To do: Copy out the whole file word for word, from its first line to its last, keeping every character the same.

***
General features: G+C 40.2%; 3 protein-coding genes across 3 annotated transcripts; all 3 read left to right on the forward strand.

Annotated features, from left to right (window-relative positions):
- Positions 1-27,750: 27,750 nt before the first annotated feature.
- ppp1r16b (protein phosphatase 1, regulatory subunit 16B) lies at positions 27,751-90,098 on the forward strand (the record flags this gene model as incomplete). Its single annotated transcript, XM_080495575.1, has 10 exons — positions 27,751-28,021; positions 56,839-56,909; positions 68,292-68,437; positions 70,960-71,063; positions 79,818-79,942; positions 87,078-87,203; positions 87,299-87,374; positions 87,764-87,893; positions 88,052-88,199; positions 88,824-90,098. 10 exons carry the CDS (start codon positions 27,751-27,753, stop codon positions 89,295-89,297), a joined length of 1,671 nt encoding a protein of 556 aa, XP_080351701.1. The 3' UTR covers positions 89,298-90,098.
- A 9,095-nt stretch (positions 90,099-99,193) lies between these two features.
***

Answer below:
General features: G+C 40.2%; 3 protein-coding genes across 3 annotated transcripts; all 3 read left to right on the forward strand.

Annotated features, from left to right (window-relative positions):
- Positions 1-27,750: 27,750 nt before the first annotated feature.
- ppp1r16b (protein phosphatase 1, regulatory subunit 16B) lies at positions 27,751-90,098 on the forward strand (the record flags this gene model as incomplete). Its single annotated transcript, XM_080495575.1, has 10 exons — positions 27,751-28,021; positions 56,839-56,909; positions 68,292-68,437; positions 70,960-71,063; positions 79,818-79,942; positions 87,078-87,203; positions 87,299-87,374; positions 87,764-87,893; positions 88,052-88,199; positions 88,824-90,098. 10 exons carry the CDS (start codon positions 27,751-27,753, stop codon positions 89,295-89,297), a joined length of 1,671 nt encoding a protein of 556 aa, XP_080351701.1. The 3' UTR covers positions 89,298-90,098.
- A 9,095-nt stretch (positions 90,099-99,193) lies between these two features.